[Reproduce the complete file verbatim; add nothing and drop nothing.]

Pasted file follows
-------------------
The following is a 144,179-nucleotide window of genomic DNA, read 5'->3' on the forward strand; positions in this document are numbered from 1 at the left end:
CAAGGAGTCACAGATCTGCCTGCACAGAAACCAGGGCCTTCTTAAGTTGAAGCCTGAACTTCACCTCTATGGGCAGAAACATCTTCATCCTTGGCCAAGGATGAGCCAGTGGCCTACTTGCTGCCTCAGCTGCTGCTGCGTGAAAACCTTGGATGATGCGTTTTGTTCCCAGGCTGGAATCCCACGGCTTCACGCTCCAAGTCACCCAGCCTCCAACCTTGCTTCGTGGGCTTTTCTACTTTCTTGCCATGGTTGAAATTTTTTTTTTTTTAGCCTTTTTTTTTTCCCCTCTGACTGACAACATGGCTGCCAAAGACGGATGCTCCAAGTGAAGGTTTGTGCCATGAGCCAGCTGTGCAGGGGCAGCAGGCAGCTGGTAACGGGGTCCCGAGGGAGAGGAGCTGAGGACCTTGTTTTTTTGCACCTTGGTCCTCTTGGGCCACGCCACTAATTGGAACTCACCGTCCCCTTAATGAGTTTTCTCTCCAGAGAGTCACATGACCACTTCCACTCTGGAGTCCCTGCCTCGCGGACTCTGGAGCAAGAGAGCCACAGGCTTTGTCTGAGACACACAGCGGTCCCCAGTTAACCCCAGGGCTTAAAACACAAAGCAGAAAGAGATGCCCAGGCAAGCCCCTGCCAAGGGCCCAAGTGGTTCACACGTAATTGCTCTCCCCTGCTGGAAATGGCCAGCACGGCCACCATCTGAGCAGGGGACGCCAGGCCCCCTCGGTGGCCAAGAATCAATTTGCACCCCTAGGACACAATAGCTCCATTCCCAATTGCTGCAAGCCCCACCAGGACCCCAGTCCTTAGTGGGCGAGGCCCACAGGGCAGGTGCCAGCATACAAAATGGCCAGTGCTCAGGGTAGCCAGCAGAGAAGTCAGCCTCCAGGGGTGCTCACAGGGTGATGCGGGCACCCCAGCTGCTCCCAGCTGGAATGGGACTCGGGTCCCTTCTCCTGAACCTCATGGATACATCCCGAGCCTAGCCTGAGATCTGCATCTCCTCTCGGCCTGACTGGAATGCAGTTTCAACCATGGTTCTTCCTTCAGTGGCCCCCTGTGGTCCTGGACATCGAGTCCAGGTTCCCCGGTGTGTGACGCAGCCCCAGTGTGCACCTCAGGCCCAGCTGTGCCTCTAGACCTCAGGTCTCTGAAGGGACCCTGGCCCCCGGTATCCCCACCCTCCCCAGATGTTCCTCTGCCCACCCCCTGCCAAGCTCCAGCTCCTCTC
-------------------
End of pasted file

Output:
The following is a 144,179-nucleotide window of genomic DNA, read 5'->3' on the forward strand; positions in this document are numbered from 1 at the left end:
CAAGGAGTCACAGATCTGCCTGCACAGAAACCAGGGCCTTCTTAAGTTGAAGCCTGAACTTCACCTCTATGGGCAGAAACATCTTCATCCTTGGCCAAGGATGAGCCAGTGGCCTACTTGCTGCCTCAGCTGCTGCTGCGTGAAAACCTTGGATGATGCGTTTTGTTCCCAGGCTGGAATCCCACGGCTTCACGCTCCAAGTCACCCAGCCTCCAACCTTGCTTCGTGGGCTTTTCTACTTTCTTGCCATGGTTGAAATTTTTTTTTTTTTAGCCTTTTTTTTTTCCCCTCTGACTGACAACATGGCTGCCAAAGACGGATGCTCCAAGTGAAGGTTTGTGCCATGAGCCAGCTGTGCAGGGGCAGCAGGCAGCTGGTAACGGGGTCCCGAGGGAGAGGAGCTGAGGACCTTGTTTTTTTGCACCTTGGTCCTCTTGGGCCACGCCACTAATTGGAACTCACCGTCCCCTTAATGAGTTTTCTCTCCAGAGAGTCACATGACCACTTCCACTCTGGAGTCCCTGCCTCGCGGACTCTGGAGCAAGAGAGCCACAGGCTTTGTCTGAGACACACAGCGGTCCCCAGTTAACCCCAGGGCTTAAAACACAAAGCAGAAAGAGATGCCCAGGCAAGCCCCTGCCAAGGGCCCAAGTGGTTCACACGTAATTGCTCTCCCCTGCTGGAAATGGCCAGCACGGCCACCATCTGAGCAGGGGACGCCAGGCCCCCTCGGTGGCCAAGAATCAATTTGCACCCCTAGGACACAATAGCTCCATTCCCAATTGCTGCAAGCCCCACCAGGACCCCAGTCCTTAGTGGGCGAGGCCCACAGGGCAGGTGCCAGCATACAAAATGGCCAGTGCTCAGGGTAGCCAGCAGAGAAGTCAGCCTCCAGGGGTGCTCACAGGGTGATGCGGGCACCCCAGCTGCTCCCAGCTGGAATGGGACTCGGGTCCCTTCTCCTGAACCTCATGGATACATCCCGAGCCTAGCCTGAGATCTGCATCTCCTCTCGGCCTGACTGGAATGCAGTTTCAACCATGGTTCTTCCTTCAGTGGCCCCCTGTGGTCCTGGACATCGAGTCCAGGTTCCCCGGTGTGTGACGCAGCCCCAGTGTGCACCTCAGGCCCAGCTGTGCCTCTAGACCTCAGGTCTCTGAAGGGACCCTGGCCCCCGGTATCCCCACCCTCCCCAGATGTTCCTCTGCCCACCCCCTGCCAAGCTCCAGCTCCTCTC